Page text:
BRAIN’s Steve Frothingham, a very busy fellow indeed, is down on the scene and learning all about the bicycle tourism, including the Bourbon Country Burn, an event I might’ve leapt at a few years back when I was still a drinking man, assuming that any reputable publication’s editor would have been loopy enough to send a copper-bottomed tosspot to it in the vain hope of getting anything in return for the investment in time and treasure beyond a phone call from jail and a plea for lawyers, guns and money.

The BCB went from 200 participants to more than a thousand in three years, sez Steve to me, he sez. So they must be doing something right. (See “Which distilleries will I see,” above.)

The Adventure Cycling Association has boots on the ground, too, so look for a report in an upcoming edition of Adventure Cyclist.

Rain, rain, go away …

November 6, 2019

The Cannondale Topstone 105.

… little Paddy wants to play.

We have a new review bike at El Rancho Pendejo, a Cannondale Topstone 105, but the weather is proving uncooperative as regards its maiden cruise.

The birds were pissed that their feeders were empty, so I had to trot out in the rain to resupply the chirpy little commies. From each according to his abilities, etc.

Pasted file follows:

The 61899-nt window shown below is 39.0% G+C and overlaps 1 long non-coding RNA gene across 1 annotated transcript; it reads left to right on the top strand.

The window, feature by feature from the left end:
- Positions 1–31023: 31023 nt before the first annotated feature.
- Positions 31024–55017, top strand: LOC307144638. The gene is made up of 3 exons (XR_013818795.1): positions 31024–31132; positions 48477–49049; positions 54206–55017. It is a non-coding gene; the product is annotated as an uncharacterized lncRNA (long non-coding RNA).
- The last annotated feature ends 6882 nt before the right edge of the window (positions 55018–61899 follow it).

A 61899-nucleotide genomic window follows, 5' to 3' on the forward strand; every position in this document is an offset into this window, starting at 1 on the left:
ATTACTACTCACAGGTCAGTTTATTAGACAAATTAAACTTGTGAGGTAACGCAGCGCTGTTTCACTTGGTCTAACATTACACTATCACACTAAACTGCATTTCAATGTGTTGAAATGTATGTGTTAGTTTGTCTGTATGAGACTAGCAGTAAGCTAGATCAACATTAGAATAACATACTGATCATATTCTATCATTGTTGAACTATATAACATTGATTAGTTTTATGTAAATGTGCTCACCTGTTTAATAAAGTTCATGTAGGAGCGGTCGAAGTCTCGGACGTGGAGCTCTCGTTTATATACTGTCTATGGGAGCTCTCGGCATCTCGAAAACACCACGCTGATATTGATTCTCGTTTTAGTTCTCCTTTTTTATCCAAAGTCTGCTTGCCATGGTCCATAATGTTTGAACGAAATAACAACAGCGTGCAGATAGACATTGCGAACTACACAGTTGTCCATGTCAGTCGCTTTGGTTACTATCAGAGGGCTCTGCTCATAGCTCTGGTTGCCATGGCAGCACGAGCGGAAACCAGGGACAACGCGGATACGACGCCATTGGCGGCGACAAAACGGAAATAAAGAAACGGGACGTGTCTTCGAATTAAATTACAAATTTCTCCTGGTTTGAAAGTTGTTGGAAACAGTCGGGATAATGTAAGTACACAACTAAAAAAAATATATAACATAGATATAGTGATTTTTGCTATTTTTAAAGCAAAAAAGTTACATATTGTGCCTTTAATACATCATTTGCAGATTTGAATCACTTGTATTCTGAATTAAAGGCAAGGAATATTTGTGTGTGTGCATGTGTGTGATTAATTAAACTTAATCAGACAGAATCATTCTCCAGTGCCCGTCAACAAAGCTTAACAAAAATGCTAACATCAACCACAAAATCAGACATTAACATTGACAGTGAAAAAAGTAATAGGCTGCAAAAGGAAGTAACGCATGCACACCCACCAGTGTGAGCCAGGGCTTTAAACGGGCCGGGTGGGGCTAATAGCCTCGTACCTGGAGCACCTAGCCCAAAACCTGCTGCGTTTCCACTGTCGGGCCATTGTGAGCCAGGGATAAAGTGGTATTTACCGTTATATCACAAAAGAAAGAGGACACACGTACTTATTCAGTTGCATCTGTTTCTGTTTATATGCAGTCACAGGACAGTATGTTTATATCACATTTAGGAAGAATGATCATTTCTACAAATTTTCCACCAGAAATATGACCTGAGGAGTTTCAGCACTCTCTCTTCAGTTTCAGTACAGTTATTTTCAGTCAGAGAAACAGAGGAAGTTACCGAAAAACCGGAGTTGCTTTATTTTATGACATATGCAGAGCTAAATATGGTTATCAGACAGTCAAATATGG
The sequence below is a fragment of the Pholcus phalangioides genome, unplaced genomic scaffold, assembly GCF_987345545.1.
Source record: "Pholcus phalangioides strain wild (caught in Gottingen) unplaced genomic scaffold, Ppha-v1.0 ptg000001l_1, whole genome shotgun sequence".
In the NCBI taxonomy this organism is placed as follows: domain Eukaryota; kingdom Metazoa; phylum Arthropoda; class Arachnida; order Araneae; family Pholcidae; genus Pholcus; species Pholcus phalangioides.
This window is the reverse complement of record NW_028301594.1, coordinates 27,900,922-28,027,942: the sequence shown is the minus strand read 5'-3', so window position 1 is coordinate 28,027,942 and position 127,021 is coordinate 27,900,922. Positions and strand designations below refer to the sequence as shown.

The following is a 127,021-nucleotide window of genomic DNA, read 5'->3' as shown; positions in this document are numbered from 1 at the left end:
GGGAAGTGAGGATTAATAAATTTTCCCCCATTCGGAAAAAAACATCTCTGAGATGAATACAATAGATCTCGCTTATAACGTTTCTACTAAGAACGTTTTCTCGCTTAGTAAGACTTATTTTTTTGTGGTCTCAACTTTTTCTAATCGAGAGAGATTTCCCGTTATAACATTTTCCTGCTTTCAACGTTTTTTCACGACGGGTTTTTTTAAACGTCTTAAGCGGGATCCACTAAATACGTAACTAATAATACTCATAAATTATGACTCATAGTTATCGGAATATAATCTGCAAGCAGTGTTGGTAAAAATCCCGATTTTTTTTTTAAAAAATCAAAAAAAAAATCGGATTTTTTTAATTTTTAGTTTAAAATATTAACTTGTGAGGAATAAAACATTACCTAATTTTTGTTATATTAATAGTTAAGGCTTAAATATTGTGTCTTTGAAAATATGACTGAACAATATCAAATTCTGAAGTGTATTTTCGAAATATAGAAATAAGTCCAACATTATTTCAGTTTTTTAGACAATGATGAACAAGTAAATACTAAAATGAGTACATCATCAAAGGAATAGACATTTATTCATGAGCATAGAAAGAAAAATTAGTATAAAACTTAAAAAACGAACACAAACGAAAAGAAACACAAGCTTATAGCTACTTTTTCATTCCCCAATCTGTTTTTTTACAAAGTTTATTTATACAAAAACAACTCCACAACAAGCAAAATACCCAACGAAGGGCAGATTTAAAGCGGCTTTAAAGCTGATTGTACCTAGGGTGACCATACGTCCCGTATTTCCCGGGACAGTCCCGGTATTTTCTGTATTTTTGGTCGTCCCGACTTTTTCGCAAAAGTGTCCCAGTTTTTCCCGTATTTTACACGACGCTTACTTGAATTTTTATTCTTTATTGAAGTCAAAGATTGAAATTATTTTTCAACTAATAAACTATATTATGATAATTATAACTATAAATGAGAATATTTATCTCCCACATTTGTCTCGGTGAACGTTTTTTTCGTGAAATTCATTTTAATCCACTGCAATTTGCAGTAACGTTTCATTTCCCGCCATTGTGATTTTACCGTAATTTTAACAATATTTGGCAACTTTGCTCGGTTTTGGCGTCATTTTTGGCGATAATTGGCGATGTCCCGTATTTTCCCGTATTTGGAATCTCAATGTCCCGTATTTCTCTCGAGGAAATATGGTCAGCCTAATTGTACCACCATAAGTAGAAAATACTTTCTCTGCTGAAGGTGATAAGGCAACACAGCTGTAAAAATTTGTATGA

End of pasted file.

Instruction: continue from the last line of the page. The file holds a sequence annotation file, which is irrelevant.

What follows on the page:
What a good thing that I whipped up a vast tureen of posole before this wee November squall rumbled through town.

As the cool drizzle quietly flogs the last of the leaves off the backyard maple under leaden skies, it’s looking like your basic one-pot day, meal-wise.

Cook the oatmeal, have breakfast, wash the pot.

Hm. Still raining.

Reheat the posole, have lunch, wash the pot.

JFC. Still raining.

And dinner? I may outsource that one, if only because I’m out of posole, and who wants oatmeal for dinner?

Anyway, even a one-quart saucepan needs a break now and then.

Ch-ch-ch-changes

October 5, 2019

Scott Pankratz will lead the Adventure Cycling Association, succeeding outgoing executive director Jim Sayer.

The Adventure Cycling Association has hired itself a new executive director.

My attention was elsewhere when the deal went down, and I don’t know what it means for The Organization. I may have met Scott Pankratz in the course of my wanderings, though I don’t recall doing so. I have met many people, many, many of them, and they have met some version of me.

In any case, he seems to have been involved in good works, co-founding (with wife Julie Osborn) the nonprofit Ecology Project International; serving on the boards of the Montana Community Foundation and the Montana Nonprofit Association; and riding the ol’ bikey-bikey from Hither to Yon and back again.

“My passion and enthusiasm as the incoming executive director at Adventure Cycling come directly from transformative moments in the saddle from Alaska to Mexico,” Pankratz said via press release. “I look forward to expanding our community to give everyone with a bike the confidence, community, and gratitude that is at the heart of the Adventure Cycling experience.”